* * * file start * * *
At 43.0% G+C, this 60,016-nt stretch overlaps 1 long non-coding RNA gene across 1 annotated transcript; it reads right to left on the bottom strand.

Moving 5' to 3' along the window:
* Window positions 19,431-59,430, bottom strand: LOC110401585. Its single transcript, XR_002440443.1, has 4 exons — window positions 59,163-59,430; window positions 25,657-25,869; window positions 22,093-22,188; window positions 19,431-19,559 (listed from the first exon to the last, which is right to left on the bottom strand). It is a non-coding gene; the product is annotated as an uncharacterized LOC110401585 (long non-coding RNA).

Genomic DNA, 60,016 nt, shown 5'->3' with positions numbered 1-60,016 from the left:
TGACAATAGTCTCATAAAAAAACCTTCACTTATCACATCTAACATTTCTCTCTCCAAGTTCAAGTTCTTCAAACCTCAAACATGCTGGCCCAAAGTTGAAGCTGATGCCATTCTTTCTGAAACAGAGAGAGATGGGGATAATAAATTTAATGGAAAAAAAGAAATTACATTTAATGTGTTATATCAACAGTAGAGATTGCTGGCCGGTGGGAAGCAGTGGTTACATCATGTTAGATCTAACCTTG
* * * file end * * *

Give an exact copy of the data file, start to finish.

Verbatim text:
At 43.0% G+C, this 60,016-nt stretch overlaps 1 long non-coding RNA gene across 1 annotated transcript; it reads right to left on the bottom strand.

Moving 5' to 3' along the window:
* Window positions 19,431-59,430, bottom strand: LOC110401585. Its single transcript, XR_002440443.1, has 4 exons — window positions 59,163-59,430; window positions 25,657-25,869; window positions 22,093-22,188; window positions 19,431-19,559 (listed from the first exon to the last, which is right to left on the bottom strand). It is a non-coding gene; the product is annotated as an uncharacterized LOC110401585 (long non-coding RNA).

Genomic DNA, 60,016 nt, shown 5'->3' with positions numbered 1-60,016 from the left:
TGACAATAGTCTCATAAAAAAACCTTCACTTATCACATCTAACATTTCTCTCTCCAAGTTCAAGTTCTTCAAACCTCAAACATGCTGGCCCAAAGTTGAAGCTGATGCCATTCTTTCTGAAACAGAGAGAGATGGGGATAATAAATTTAATGGAAAAAAAGAAATTACATTTAATGTGTTATATCAACAGTAGAGATTGCTGGCCGGTGGGAAGCAGTGGTTACATCATGTTAGATCTAACCTTG